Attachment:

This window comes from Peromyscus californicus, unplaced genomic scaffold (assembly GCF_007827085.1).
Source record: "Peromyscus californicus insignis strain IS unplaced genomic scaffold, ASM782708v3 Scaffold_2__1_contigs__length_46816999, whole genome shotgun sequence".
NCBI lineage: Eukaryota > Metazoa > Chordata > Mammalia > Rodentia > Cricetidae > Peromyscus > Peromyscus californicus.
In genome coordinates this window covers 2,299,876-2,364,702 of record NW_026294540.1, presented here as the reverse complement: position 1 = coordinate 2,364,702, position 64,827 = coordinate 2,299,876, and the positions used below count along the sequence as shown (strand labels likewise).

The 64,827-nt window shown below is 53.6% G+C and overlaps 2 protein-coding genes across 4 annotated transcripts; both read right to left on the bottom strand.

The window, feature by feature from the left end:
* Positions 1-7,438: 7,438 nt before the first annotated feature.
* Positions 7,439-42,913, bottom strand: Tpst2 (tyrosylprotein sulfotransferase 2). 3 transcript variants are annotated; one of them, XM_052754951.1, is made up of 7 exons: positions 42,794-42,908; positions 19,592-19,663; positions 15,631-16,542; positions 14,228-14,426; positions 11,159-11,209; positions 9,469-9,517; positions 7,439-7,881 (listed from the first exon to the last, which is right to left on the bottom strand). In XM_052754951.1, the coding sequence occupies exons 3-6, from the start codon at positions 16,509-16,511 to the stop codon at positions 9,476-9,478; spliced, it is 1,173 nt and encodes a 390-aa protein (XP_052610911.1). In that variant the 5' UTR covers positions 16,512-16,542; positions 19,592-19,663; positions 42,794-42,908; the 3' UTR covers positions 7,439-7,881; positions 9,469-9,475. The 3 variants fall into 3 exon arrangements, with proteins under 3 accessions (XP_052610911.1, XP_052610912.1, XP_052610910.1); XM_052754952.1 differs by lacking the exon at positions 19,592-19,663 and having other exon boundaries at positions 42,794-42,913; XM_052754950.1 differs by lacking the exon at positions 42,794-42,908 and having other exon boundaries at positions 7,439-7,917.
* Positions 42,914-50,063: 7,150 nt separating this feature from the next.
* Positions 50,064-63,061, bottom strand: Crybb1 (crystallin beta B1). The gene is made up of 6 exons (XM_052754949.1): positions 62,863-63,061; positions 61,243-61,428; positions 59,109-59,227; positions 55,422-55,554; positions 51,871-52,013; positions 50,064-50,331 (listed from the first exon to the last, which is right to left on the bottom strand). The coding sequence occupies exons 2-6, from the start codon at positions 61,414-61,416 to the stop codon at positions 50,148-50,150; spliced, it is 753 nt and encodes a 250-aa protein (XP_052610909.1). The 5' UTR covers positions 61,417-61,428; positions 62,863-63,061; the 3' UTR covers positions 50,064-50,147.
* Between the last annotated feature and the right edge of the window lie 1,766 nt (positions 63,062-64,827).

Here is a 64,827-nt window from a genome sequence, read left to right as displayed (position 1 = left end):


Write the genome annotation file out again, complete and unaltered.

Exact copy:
This window comes from Peromyscus californicus, unplaced genomic scaffold (assembly GCF_007827085.1).
Source record: "Peromyscus californicus insignis strain IS unplaced genomic scaffold, ASM782708v3 Scaffold_2__1_contigs__length_46816999, whole genome shotgun sequence".
NCBI lineage: Eukaryota > Metazoa > Chordata > Mammalia > Rodentia > Cricetidae > Peromyscus > Peromyscus californicus.
In genome coordinates this window covers 2,299,876-2,364,702 of record NW_026294540.1, presented here as the reverse complement: position 1 = coordinate 2,364,702, position 64,827 = coordinate 2,299,876, and the positions used below count along the sequence as shown (strand labels likewise).

The 64,827-nt window shown below is 53.6% G+C and overlaps 2 protein-coding genes across 4 annotated transcripts; both read right to left on the bottom strand.

The window, feature by feature from the left end:
* Positions 1-7,438: 7,438 nt before the first annotated feature.
* Positions 7,439-42,913, bottom strand: Tpst2 (tyrosylprotein sulfotransferase 2). 3 transcript variants are annotated; one of them, XM_052754951.1, is made up of 7 exons: positions 42,794-42,908; positions 19,592-19,663; positions 15,631-16,542; positions 14,228-14,426; positions 11,159-11,209; positions 9,469-9,517; positions 7,439-7,881 (listed from the first exon to the last, which is right to left on the bottom strand). In XM_052754951.1, the coding sequence occupies exons 3-6, from the start codon at positions 16,509-16,511 to the stop codon at positions 9,476-9,478; spliced, it is 1,173 nt and encodes a 390-aa protein (XP_052610911.1). In that variant the 5' UTR covers positions 16,512-16,542; positions 19,592-19,663; positions 42,794-42,908; the 3' UTR covers positions 7,439-7,881; positions 9,469-9,475. The 3 variants fall into 3 exon arrangements, with proteins under 3 accessions (XP_052610911.1, XP_052610912.1, XP_052610910.1); XM_052754952.1 differs by lacking the exon at positions 19,592-19,663 and having other exon boundaries at positions 42,794-42,913; XM_052754950.1 differs by lacking the exon at positions 42,794-42,908 and having other exon boundaries at positions 7,439-7,917.
* Positions 42,914-50,063: 7,150 nt separating this feature from the next.
* Positions 50,064-63,061, bottom strand: Crybb1 (crystallin beta B1). The gene is made up of 6 exons (XM_052754949.1): positions 62,863-63,061; positions 61,243-61,428; positions 59,109-59,227; positions 55,422-55,554; positions 51,871-52,013; positions 50,064-50,331 (listed from the first exon to the last, which is right to left on the bottom strand). The coding sequence occupies exons 2-6, from the start codon at positions 61,414-61,416 to the stop codon at positions 50,148-50,150; spliced, it is 753 nt and encodes a 250-aa protein (XP_052610909.1). The 5' UTR covers positions 61,417-61,428; positions 62,863-63,061; the 3' UTR covers positions 50,064-50,147.
* Between the last annotated feature and the right edge of the window lie 1,766 nt (positions 63,062-64,827).

Here is a 64,827-nt window from a genome sequence, read left to right as displayed (position 1 = left end):